[Python-Dev] Possible optimization for LOAD_FAST ?

Guido van Rossum guido at python.org
Tue Jan 4 02:02:35 CET 2011

On Mon, Jan 3, 2011 at 9:52 AM, David Malcolm <dmalcolm at redhat.com> wrote:
> On Sun, 2011-01-02 at 19:18 -0800, Guido van Rossum wrote:
>> On Sun, Jan 2, 2011 at 5:50 PM, Alex Gaynor <alex.gaynor at gmail.com> wrote:
>> > No, it's singularly impossible to prove that any global load will be any given
>> > value at compile time.  Any optimization based on this premise is wrong.
>> True.
>> My proposed way out of this conundrum has been to change the language
>> semantics slightly so that global names which (a) coincide with a
>> builtin, and (b) have no explicit assignment to them in the current
>> module, would be fair game for such optimizations, with the
>> understanding that the presence of e.g. "len = len" anywhere in the
>> module (even in dead code!) would be sufficient to disable the
>> optimization.
>> But barring someone interested in implementing something based on this
>> rule, the proposal has languished for many years.
> Is there a PEP for this?

Not that I know of, otherwise I'd have mentioned it. :-)

It would be useful if someone wrote it up, since the idea comes back
in one form or another regularly.

>> FWIW, this is reminiscent of Fortran's rules for "intrinsics" (its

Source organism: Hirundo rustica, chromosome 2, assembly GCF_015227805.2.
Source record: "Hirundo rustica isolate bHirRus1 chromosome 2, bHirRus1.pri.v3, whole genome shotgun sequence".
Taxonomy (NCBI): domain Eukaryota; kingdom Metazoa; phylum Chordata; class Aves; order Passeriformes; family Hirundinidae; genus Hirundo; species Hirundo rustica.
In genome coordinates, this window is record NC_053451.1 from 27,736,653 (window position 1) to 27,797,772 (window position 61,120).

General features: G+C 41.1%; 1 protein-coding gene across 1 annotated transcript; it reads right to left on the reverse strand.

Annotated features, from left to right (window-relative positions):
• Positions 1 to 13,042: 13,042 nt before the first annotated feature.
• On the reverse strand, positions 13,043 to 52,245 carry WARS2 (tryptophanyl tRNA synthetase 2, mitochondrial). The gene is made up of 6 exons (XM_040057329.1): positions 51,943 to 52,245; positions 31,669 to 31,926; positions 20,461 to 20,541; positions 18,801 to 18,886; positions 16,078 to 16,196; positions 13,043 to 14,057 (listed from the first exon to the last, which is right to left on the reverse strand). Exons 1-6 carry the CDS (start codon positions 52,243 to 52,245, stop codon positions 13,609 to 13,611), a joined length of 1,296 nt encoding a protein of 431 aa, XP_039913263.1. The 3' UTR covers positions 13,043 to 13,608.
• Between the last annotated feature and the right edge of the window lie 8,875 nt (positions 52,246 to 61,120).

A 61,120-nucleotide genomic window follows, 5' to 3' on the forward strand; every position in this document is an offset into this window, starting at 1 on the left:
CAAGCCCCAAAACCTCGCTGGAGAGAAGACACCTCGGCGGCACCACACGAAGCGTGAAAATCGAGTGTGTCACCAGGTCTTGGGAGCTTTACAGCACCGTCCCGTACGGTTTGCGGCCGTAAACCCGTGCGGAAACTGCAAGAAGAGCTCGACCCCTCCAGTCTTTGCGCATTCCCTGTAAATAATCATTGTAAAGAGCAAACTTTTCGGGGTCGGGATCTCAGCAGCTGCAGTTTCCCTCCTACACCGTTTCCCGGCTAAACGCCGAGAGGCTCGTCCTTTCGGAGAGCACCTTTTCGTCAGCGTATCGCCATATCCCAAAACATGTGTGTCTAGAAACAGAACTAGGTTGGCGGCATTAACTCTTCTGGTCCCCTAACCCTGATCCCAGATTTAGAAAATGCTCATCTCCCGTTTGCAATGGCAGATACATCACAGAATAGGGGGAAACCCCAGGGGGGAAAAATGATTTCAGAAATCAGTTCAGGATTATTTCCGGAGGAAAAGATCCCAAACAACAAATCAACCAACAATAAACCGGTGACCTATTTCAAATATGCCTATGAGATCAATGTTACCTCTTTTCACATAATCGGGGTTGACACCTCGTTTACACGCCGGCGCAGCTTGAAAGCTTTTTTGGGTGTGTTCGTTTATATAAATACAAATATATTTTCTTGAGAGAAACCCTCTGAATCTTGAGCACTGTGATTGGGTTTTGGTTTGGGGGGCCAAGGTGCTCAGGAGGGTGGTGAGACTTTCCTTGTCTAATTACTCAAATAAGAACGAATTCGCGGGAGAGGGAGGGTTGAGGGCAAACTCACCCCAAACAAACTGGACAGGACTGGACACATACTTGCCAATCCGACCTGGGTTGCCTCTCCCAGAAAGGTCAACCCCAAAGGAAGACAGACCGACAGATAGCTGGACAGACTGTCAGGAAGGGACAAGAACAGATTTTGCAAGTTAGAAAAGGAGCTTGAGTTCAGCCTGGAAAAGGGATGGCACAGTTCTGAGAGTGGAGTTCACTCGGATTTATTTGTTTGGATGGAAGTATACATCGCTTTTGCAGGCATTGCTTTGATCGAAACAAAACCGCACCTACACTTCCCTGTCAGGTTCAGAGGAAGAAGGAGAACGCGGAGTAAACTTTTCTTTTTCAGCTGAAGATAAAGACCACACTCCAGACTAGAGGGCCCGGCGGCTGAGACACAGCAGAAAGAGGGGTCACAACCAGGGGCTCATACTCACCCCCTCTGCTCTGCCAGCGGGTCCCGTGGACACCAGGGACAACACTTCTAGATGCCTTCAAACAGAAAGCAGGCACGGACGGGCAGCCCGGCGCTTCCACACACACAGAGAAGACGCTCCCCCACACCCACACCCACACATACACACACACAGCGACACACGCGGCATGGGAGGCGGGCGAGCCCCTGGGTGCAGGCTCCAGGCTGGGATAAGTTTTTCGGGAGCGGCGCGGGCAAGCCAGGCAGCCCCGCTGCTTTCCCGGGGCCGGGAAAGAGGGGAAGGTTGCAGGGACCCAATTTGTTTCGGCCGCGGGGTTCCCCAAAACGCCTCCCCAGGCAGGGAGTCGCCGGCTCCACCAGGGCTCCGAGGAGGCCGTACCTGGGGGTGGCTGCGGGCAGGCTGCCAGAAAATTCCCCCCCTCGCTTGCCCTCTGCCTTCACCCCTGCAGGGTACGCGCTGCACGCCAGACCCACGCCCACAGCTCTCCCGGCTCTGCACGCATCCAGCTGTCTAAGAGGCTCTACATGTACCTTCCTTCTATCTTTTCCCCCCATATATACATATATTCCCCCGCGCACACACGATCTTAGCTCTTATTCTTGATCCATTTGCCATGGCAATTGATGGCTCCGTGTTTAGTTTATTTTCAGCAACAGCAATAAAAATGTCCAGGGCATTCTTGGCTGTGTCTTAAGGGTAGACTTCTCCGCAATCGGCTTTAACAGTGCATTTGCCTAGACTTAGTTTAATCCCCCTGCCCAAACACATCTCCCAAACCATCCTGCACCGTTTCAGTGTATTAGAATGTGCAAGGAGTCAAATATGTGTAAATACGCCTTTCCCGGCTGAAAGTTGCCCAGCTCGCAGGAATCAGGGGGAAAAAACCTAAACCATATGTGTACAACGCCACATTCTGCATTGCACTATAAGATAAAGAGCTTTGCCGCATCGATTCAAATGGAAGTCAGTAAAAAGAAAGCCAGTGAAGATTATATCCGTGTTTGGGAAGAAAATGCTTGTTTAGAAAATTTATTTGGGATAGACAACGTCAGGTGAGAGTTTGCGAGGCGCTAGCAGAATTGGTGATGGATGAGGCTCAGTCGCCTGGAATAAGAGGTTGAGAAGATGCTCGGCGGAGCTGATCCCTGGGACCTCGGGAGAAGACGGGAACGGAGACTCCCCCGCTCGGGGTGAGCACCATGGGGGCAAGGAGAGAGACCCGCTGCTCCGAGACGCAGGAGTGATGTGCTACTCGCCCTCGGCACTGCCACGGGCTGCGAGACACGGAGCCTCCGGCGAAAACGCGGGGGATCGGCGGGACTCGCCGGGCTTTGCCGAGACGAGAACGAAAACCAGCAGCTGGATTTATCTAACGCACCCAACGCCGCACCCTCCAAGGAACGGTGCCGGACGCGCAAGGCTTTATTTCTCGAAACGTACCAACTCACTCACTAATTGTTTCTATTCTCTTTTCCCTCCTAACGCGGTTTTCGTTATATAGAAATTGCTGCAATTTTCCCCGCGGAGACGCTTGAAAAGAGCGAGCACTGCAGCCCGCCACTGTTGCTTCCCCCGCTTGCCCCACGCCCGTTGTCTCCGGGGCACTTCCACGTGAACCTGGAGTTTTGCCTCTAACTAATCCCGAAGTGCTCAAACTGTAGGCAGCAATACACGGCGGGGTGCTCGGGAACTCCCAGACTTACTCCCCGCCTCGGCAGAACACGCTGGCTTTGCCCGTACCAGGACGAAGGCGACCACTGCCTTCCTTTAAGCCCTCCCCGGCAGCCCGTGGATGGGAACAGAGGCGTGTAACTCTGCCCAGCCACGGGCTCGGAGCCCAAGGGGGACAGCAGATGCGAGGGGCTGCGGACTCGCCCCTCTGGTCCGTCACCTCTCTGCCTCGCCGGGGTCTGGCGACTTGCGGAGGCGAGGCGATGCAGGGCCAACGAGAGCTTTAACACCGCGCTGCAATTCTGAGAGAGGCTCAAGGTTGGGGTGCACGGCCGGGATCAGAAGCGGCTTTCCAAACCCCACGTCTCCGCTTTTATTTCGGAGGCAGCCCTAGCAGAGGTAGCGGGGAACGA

>> name for builtins), which have a similar optimization behavior (except
>> there the potential overrides that the compiler doesn't need to take
>> into account are load-time definitions).
> I've been attempting another way in:
>  http://bugs.python.org/issue10399
> using a new "JUMP_IF_SPECIALIZABLE" opcode.  This compares what a value
> is against a compile-time prediction, branching to an optimized
> implementation if the guess was correct.  I use this to implement
> function-call inlining within the generated bytecode.

Yeah, that's what everybody proposes to keep the language semantics
unchanged. But I claim that an easier solution is to say to hell with
those semantics, let's change them to make the implementation simpler.
That's from the Zen of Python: "If the implementation is easy to
explain, it may be a good idea." I guess few people can seriously
propose to change Python's semantics, that's why *I* am proposing it.
:-) Note that the semantics of locals (e.g. UnboundLocalError) were
also changed specifically to allow a significant optimization -- again
by me.

> Caveat-of-doom: That code's very much a work-in-progress at this stage,
> though: sometimes it doesn't segfault :) and the way that I track the
> predicted values is taking some other liberties with semantics (see that
> URL and the dmalcolm-ast-optimization-branch in SVN).
> (There's probably at least 2 PEPs in the above idea, though have yet to
> write my first PEP)

If you want to write up a PEP for the semantics change I am proposing,
everything you need is in this thread.

--Guido van Rossum (python.org/~guido)

More information about the Python-Dev mailing list